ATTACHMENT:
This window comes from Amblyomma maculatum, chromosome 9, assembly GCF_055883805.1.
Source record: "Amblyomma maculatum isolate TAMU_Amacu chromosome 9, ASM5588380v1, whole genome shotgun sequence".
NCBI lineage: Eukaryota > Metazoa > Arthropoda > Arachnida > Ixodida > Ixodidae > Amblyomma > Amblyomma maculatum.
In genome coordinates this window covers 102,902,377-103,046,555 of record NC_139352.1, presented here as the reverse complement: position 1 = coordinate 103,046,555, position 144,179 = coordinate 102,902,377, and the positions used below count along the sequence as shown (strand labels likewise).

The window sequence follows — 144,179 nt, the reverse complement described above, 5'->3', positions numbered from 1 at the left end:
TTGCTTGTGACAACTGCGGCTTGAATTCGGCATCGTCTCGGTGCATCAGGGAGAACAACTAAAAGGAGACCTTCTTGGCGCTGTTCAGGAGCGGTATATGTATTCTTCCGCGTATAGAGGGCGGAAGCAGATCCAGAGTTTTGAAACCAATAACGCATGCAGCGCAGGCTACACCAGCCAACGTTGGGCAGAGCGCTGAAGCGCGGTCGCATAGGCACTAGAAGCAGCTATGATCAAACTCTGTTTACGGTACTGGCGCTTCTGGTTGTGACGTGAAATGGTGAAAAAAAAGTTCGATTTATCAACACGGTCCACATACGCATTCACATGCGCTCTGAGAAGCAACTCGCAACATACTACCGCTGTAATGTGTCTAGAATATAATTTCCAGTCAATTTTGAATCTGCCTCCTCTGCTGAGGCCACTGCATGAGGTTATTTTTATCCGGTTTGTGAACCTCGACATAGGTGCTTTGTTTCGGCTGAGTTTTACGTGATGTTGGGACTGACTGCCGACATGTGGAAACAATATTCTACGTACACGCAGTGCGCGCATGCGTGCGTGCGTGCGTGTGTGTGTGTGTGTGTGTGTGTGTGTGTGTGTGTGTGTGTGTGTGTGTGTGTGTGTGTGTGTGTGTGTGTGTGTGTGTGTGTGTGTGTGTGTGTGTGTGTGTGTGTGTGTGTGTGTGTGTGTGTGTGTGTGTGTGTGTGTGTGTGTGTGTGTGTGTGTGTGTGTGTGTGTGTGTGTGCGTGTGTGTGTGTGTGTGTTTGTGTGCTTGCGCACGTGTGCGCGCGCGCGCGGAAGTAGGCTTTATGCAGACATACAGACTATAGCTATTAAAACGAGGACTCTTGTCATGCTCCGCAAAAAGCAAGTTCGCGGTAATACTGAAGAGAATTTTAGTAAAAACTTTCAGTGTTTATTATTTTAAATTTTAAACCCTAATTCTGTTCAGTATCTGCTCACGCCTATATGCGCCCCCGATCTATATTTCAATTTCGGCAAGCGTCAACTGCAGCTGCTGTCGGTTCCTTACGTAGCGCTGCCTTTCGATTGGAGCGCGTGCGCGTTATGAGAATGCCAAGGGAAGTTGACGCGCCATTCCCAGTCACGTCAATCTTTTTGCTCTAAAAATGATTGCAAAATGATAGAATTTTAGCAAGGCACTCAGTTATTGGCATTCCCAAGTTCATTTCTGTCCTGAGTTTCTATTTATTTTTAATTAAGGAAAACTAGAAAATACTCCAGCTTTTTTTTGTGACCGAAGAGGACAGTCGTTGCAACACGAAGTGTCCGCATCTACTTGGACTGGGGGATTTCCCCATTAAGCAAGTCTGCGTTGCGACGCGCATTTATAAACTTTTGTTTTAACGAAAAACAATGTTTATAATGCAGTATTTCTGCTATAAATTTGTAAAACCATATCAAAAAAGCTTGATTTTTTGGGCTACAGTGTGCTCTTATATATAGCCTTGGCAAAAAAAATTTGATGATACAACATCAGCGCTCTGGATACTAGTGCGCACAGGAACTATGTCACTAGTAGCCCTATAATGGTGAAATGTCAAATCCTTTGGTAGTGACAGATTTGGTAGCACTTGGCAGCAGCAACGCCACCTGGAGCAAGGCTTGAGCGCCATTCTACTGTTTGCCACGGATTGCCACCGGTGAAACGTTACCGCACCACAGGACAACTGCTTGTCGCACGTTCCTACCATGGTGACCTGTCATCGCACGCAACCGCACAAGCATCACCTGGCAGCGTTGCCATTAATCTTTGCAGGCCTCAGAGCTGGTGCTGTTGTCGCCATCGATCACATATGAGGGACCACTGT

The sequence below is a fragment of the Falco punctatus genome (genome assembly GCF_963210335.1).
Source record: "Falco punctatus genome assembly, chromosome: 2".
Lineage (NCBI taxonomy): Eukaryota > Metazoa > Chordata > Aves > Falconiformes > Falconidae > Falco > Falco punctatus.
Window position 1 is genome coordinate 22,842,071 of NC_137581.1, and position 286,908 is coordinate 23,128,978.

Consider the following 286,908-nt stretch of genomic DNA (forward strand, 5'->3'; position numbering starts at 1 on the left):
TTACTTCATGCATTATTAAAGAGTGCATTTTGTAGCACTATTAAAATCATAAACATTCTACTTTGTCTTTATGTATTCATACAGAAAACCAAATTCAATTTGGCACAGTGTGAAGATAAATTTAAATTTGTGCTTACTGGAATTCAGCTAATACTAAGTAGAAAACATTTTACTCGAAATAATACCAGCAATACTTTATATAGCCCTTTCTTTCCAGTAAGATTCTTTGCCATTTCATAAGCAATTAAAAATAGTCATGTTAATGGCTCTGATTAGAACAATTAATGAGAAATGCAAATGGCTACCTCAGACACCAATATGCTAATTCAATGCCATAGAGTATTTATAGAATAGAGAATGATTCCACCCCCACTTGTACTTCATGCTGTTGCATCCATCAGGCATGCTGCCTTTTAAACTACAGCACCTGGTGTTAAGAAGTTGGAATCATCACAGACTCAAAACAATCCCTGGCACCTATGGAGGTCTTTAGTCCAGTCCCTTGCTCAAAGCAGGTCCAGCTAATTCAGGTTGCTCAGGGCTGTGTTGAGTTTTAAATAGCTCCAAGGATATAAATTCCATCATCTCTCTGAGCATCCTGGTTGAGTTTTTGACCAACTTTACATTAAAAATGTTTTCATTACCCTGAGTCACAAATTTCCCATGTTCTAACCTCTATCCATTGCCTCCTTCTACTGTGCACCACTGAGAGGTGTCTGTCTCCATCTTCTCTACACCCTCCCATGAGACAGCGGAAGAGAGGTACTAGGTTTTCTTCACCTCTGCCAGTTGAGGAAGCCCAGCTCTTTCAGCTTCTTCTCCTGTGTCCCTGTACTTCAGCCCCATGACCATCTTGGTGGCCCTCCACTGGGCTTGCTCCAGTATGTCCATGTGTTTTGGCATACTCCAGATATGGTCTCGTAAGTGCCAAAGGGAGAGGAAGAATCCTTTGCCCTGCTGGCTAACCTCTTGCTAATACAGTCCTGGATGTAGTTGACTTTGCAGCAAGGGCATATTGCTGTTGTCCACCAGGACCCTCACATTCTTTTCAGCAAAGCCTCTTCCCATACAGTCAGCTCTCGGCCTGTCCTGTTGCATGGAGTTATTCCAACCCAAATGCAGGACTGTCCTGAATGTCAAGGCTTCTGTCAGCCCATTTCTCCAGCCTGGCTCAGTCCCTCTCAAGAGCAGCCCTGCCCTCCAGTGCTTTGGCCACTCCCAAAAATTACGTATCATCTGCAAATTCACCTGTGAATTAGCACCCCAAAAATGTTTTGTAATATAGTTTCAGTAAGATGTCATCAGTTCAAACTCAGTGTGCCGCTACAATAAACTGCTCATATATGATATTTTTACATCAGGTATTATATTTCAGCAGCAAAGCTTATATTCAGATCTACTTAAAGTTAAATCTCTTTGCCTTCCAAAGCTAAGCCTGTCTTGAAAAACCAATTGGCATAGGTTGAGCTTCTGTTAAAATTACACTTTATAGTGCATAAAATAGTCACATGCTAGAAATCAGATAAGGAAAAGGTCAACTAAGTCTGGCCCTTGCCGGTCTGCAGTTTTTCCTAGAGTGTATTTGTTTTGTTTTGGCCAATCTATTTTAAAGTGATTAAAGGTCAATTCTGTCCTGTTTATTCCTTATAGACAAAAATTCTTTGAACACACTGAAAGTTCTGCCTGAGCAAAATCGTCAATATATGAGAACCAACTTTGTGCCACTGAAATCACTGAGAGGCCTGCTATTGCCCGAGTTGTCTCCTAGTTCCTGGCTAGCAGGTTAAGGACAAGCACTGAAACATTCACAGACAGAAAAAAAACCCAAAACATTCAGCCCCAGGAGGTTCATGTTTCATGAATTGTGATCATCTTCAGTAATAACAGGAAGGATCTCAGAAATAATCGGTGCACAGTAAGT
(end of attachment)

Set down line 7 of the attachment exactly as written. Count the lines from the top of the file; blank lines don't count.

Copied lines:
The sequence below is a fragment of the Falco punctatus genome (genome assembly GCF_963210335.1).